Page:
Turkey’s gearing up to tax the wealthy and their luxury homes

Turkey may raise the top tax rate for high-income individuals and introduce a new tax on luxury homes — but not until October at the earliest

TRD NATIONAL /
Jul.July 07, 2019 01:00 PM
Luxury villas along the Bosphorus Strait in Turkey (Credit: iStock)

Luxury villas along the Bosphorus Strait in Turkey (Credit: iStock)

High-earners and those looking to purchase luxury homes in Turkey have gotten a brief respite before new taxes are slated to go into effect.

The country’s Treasury and Finance ministry prepared the tax measures and other proposals to contain the government’s growing budget deficit, which leapt 225 percent in the January-May period. But the proposed tax hikes in Turkey for high-income individuals and a new tax on luxury homes would not take effect until October, two sources familiar with the matter told Reuters.

Under the new measures, Turkey’s income tax rate would jump from 35 percent for those with annual income of one million lira (roughly $175,000) to 50 percent. It was not clear what the new tax would be on luxury property.

Reuters reported last week that the Treasury and Finance ministry drew up the measures, but they will not become effective immediately due to a recess expected to start July 15.

“Luxury housing and income tax items are postponed to October,” one source said. Another source told the outlet that taxes on luxury homes and high income have been excluded from the parliament’s pre-recess agenda.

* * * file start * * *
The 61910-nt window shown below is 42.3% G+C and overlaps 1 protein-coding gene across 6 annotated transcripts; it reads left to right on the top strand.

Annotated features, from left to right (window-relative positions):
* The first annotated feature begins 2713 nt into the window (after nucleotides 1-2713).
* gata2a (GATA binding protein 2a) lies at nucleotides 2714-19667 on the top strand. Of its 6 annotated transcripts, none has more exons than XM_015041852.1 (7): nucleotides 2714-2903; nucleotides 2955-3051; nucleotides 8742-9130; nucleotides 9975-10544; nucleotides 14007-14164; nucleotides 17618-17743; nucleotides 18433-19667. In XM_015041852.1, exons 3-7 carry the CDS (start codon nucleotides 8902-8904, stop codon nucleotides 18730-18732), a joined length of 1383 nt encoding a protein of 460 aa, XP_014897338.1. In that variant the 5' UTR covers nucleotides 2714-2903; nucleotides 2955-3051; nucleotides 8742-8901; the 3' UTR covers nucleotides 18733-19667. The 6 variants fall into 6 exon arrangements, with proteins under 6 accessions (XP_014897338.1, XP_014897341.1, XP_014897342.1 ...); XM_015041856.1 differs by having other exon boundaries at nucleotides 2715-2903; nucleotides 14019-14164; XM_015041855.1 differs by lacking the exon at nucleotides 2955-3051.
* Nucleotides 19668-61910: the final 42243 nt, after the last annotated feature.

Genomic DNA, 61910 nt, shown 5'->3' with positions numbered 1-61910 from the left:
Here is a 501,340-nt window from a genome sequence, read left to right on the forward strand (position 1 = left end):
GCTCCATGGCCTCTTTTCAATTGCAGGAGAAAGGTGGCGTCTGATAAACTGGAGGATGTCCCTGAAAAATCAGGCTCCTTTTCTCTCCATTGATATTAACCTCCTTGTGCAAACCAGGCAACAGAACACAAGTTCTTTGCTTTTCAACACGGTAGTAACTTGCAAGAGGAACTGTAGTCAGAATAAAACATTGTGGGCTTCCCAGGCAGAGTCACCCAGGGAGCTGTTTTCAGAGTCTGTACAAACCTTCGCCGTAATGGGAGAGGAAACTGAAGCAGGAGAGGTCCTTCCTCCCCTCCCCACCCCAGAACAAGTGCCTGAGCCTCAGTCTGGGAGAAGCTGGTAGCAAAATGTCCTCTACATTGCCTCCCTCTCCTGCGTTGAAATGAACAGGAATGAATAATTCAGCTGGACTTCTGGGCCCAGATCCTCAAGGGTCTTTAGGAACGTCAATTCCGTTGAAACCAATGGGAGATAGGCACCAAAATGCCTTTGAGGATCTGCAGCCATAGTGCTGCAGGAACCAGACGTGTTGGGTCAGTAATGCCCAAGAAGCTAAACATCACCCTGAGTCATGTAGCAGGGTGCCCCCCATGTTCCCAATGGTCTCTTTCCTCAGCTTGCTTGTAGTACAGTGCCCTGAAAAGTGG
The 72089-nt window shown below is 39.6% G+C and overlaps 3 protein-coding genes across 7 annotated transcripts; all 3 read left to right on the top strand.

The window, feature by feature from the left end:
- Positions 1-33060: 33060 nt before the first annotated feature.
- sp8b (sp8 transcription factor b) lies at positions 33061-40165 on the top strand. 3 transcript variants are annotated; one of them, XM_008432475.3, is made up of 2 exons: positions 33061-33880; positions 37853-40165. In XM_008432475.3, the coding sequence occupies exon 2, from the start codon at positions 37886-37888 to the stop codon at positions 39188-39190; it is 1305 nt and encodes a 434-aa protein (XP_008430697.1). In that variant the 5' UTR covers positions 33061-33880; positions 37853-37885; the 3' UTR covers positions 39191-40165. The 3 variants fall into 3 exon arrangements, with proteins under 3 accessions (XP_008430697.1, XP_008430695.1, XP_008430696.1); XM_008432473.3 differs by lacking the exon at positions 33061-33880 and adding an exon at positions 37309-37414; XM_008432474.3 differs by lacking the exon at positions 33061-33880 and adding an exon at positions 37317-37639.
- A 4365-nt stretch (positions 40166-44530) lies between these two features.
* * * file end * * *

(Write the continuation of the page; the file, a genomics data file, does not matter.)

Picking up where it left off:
In New York City, the residential market saw a flurry of transactions leading up to the implementation of new progressive taxes on residential real estate. [Reuters] – Mike Seemuth


Related Articles

arrow_forward_ios
Equity Group president Sam Zell (Credit: Getty Images, iStock, Equity Apartments)

Equity Residential decries rent control’s “chilling effect” on development

Equity Residential decries rent control’s “chilling effect” on development
There are warning signs that the U.S. economy is closer to a slowdown. What does that mean for real estate? (Credit: iStock)

The economy may be starting to slow. Real estate is taking notice

The economy may be starting to slow. Real estate is taking notice
Tuscany, Italy (Credit: iStock)

Benvenuto! Why the number of high-net-worth individuals applying for Italian residency may spike

Benvenuto! Why the number of high-net-worth individuals applying for Italian residency may spike
FHFA director Mark Calabria is ready to set Fannie and Freddie free, while Wall Street worries about potential risks.

Wall Street warns against privatizing Fannie and Freddie without Congress guarantee

Wall Street warns against privatizing Fannie and Freddie without Congress guarantee
FHFA director Mark Calabria (Credit: Federal Housing Finance Agency and iStock)

Trump’s move to take Fannie and Freddie private could mean higher mortgage costs

Trump’s move to take Fannie and Freddie private could mean higher mortgage costs
President Donald Trump (Credit: Getty Images)

Mortgage guarantors Fannie Mae and Freddie Mac to return to private control

Mortgage guarantors Fannie Mae and Freddie Mac to return to private control
Corelogic’s chief counsel is leaving the company as it deals with a DOJ inquiry

Corelogic’s chief counsel is leaving the company as it deals with a DOJ inquiry

Corelogic’s chief counsel is leaving the company as it deals with a DOJ inquiry
US President Donald Trump and Chinese President Xi Jinping (Credit: Getty Images and iStock)

Real estate seen as “safe haven” amid trade war uncertainty

Real estate seen as “safe haven” amid trade war uncertainty
arrow_forward_ios

The Deal's newsletters give you the latest scoops, fresh headlines, marketing data, and things to know within the industry.

Loading...